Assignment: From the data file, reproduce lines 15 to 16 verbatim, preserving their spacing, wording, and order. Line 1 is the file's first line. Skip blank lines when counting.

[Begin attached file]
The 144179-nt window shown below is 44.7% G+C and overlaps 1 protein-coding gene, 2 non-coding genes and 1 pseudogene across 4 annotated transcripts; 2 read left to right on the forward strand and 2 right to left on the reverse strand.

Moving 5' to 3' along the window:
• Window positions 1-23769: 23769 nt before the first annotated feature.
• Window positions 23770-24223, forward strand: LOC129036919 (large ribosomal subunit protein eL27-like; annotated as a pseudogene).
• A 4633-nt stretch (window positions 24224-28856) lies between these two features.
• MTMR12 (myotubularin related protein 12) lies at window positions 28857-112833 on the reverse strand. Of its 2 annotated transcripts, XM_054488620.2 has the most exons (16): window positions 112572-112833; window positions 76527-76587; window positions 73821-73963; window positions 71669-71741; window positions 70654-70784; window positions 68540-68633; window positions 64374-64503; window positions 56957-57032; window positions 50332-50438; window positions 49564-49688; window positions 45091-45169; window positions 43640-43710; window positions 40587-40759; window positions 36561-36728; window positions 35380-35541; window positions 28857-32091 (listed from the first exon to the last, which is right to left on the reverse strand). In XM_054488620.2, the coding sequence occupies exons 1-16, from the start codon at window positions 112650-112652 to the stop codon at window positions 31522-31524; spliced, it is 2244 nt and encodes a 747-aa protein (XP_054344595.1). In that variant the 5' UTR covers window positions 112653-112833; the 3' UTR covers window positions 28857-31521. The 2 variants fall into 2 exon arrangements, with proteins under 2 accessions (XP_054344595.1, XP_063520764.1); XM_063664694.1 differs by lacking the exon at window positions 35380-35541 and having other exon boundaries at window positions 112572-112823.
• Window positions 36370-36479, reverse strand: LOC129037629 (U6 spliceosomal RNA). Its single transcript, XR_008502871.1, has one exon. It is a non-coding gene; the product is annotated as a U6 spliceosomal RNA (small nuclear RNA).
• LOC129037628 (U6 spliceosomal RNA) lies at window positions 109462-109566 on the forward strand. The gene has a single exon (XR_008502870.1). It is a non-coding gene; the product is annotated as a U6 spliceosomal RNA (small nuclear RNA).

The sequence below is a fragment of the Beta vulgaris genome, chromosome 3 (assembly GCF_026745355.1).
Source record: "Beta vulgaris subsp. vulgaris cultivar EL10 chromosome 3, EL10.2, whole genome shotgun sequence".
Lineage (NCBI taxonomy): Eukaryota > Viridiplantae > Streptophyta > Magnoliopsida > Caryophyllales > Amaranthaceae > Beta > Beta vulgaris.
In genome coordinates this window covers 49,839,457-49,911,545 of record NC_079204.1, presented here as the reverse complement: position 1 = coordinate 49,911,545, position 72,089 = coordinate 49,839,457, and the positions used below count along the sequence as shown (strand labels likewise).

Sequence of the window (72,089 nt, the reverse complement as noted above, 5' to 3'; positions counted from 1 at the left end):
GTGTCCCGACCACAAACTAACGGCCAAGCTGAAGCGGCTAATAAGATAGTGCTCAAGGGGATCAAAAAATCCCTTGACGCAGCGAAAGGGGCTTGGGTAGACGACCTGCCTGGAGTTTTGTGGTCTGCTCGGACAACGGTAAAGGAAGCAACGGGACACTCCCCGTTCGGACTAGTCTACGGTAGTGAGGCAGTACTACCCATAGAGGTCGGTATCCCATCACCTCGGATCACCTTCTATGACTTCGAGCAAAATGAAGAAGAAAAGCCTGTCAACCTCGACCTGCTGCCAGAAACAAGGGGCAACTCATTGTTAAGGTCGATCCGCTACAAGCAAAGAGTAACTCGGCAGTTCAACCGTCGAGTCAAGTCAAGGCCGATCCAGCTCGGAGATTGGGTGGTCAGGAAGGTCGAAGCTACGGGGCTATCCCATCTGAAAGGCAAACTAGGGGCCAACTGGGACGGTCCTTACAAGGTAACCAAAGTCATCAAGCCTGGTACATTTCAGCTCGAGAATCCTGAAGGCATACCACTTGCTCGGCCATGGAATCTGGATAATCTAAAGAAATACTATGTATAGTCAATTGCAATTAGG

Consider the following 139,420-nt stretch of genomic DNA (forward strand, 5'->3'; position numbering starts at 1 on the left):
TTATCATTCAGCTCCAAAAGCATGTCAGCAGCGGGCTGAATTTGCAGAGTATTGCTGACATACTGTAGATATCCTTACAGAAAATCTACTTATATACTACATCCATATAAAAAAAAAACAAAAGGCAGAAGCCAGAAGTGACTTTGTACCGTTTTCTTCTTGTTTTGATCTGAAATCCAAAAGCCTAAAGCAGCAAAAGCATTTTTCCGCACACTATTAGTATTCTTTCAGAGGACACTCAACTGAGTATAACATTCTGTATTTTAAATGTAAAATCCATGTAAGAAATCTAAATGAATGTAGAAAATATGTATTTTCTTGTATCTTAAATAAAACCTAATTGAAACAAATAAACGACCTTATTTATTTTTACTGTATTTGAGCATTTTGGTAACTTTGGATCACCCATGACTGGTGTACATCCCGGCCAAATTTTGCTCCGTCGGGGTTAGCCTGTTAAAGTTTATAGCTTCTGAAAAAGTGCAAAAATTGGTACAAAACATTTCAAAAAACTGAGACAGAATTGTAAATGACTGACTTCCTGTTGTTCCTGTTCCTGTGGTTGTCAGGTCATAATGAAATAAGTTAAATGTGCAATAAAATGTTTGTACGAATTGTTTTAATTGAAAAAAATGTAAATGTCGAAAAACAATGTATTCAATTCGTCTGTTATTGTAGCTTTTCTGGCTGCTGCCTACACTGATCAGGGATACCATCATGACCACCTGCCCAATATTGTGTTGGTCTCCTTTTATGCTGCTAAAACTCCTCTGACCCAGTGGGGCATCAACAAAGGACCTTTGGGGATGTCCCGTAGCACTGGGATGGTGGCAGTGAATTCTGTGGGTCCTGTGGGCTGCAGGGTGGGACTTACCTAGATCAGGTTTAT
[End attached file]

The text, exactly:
Consider the following 139,420-nt stretch of genomic DNA (forward strand, 5'->3'; position numbering starts at 1 on the left):
TTATCATTCAGCTCCAAAAGCATGTCAGCAGCGGGCTGAATTTGCAGAGTATTGCTGACATACTGTAGATATCCTTACAGAAAATCTACTTATATACTACATCCATATAAAAAAAAAACAAAAGGCAGAAGCCAGAAGTGACTTTGTACCGTTTTCTTCTTGTTTTGATCTGAAATCCAAAAGCCTAAAGCAGCAAAAGCATTTTTCCGCACACTATTAGTATTCTTTCAGAGGACACTCAACTGAGTATAACATTCTGTATTTTAAATGTAAAATCCATGTAAGAAATCTAAATGAATGTAGAAAATATGTATTTTCTTGTATCTTAAATAAAACCTAATTGAAACAAATAAACGACCTTATTTATTTTTACTGTATTTGAGCATTTTGGTAACTTTGGATCACCCATGACTGGTGTACATCCCGGCCAAATTTTGCTCCGTCGGGGTTAGCCTGTTAAAGTTTATAGCTTCTGAAAAAGTGCAAAAATTGGTACAAAACATTTCAAAAAACTGAGACAGAATTGTAAATGACTGACTTCCTGTTGTTCCTGTTCCTGTGGTTGTCAGGTCATAATGAAATAAGTTAAATGTGCAATAAAATGTTTGTACGAATTGTTTTAATTGAAAAAAATGTAAATGTCGAAAAACAATGTATTCAATTCGTCTGTTATTGTAGCTTTTCTGGCTGCTGCCTACACTGATCAGGGATACCATCATGACCACCTGCCCAATATTGTGTTGGTCTCCTTTTATGCTGCTAAAACTCCTCTGACCCAGTGGGGCATCAACAAAGGACCTTTGGGGATGTCCCGTAGCACTGGGATGGTGGCAGTGAATTCTGTGGGTCCTGTGGGCTGCAGGGTGGGACTTACCTAGATCAGGTTTAT